Fire Door Inspection & Certification

About Us

Pro-Servicing provides an independent, third-party fire door inspection service. Our Certified Fire Door Inspectors are fully qualified under the Fire Door Inspection Scheme (FDIS). Our inspectors provide the most comprehensive and highest standard of inspection within the UK.

Third-party Certification

Fire doors are potential lifesaving products. With all lifesaving products, third party certification, involving independent inspection and certification, should be the minimum standard demanded for every building. Third party certification means that you can be confident that the fire doors supplied and installed are fit for purpose and will protect lives in an event of a fire.

What is a fire door?

Fire doors are a purpose-built safety device engineered to withstand fire for a defined period and keep it contained in one area. Fire doors provide a means of escape too. They are crucial for protecting property and life in the event of a fire and can be the difference between life and death. It is vital that fire doors are maintained and managed properly to permit them to perform at their best on the one and only occasion when they are called upon to do so.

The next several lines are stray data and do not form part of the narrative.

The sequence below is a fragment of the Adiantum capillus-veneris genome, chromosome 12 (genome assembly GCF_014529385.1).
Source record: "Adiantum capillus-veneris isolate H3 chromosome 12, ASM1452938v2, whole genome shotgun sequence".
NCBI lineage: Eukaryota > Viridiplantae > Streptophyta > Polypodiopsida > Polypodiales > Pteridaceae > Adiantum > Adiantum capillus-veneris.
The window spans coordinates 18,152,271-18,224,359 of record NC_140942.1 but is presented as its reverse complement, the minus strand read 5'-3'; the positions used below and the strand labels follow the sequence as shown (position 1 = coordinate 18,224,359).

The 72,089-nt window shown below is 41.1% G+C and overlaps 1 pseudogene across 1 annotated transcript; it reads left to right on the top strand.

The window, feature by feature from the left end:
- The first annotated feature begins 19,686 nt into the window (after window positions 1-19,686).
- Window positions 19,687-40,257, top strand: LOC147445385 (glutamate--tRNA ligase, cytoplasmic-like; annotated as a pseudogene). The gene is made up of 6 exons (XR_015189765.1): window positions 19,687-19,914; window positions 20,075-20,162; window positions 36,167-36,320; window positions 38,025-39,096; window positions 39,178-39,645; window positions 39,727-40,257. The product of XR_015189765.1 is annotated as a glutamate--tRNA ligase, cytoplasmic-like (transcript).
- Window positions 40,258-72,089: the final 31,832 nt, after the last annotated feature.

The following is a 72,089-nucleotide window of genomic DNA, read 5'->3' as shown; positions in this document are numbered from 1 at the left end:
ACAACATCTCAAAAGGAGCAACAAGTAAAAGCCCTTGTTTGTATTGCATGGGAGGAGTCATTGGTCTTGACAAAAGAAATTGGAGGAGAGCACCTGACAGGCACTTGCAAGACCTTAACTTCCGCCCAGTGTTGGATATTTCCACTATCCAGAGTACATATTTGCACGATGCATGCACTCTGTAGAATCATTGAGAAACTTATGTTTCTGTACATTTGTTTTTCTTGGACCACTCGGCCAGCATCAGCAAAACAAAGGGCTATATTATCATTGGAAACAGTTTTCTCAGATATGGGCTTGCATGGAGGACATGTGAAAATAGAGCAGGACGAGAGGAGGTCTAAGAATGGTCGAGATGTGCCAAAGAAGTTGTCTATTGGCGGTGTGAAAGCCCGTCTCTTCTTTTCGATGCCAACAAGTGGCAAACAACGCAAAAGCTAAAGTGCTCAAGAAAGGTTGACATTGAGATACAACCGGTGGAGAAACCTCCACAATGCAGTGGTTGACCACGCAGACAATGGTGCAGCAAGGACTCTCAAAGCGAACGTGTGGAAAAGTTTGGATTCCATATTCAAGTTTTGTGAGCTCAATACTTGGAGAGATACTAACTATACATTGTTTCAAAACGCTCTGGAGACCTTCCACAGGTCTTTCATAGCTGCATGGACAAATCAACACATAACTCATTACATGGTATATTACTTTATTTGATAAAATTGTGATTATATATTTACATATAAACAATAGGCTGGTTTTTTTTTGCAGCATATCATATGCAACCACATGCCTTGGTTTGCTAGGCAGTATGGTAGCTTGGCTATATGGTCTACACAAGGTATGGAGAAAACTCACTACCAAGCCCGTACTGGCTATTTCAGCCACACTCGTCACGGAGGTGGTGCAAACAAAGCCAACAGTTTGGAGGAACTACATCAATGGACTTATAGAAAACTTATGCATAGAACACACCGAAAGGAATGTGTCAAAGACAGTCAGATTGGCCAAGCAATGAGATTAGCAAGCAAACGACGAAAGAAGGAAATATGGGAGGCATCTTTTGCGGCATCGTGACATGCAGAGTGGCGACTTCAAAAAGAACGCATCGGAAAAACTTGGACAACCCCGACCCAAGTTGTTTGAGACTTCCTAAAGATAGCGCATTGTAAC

Fire Door Inspection and Certification

Did you know Fire Doors must be inspected every 6 months?

  • Our Fire Door Inspection service provides a detailed maintenance and inspection report of all your Fire and Exit doors using our latest data collection technology software
  • The service includes a full rectification report outlining the defects and faults with your fire doors
  • An identification label is attached to each fire door providing a unique numbering system for data referencing and demonstrating to the user of the building that the doors have been surveyed professionally
  • On completion an inspection certificate is provided for identification purposes in compliance with the Regulatory Reform (Fire Safety) Order 2005

Why Inspect a Fire Door